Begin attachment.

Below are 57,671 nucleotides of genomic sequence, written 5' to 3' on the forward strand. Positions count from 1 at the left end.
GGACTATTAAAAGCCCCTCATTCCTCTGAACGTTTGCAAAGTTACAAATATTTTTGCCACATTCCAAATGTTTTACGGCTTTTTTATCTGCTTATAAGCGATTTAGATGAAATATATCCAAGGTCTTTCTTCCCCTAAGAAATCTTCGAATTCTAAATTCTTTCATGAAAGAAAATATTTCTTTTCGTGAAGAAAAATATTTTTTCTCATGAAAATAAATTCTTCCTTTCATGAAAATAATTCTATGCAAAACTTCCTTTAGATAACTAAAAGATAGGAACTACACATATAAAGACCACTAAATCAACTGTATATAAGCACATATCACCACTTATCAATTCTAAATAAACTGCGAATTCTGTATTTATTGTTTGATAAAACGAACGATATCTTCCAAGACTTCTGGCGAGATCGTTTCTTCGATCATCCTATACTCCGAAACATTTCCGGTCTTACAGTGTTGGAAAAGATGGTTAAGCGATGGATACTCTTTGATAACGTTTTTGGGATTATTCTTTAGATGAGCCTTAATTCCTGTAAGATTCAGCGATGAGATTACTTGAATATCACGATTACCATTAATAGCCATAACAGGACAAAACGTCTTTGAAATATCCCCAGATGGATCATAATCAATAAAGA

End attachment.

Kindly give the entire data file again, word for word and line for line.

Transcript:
Below are 57,671 nucleotides of genomic sequence, written 5' to 3' on the forward strand. Positions count from 1 at the left end.
GGACTATTAAAAGCCCCTCATTCCTCTGAACGTTTGCAAAGTTACAAATATTTTTGCCACATTCCAAATGTTTTACGGCTTTTTTATCTGCTTATAAGCGATTTAGATGAAATATATCCAAGGTCTTTCTTCCCCTAAGAAATCTTCGAATTCTAAATTCTTTCATGAAAGAAAATATTTCTTTTCGTGAAGAAAAATATTTTTTCTCATGAAAATAAATTCTTCCTTTCATGAAAATAATTCTATGCAAAACTTCCTTTAGATAACTAAAAGATAGGAACTACACATATAAAGACCACTAAATCAACTGTATATAAGCACATATCACCACTTATCAATTCTAAATAAACTGCGAATTCTGTATTTATTGTTTGATAAAACGAACGATATCTTCCAAGACTTCTGGCGAGATCGTTTCTTCGATCATCCTATACTCCGAAACATTTCCGGTCTTACAGTGTTGGAAAAGATGGTTAAGCGATGGATACTCTTTGATAACGTTTTTGGGATTATTCTTTAGATGAGCCTTAATTCCTGTAAGATTCAGCGATGAGATTACTTGAATATCACGATTACCATTAATAGCCATAACAGGACAAAACGTCTTTGAAATATCCCCAGATGGATCATAATCAATAAAGA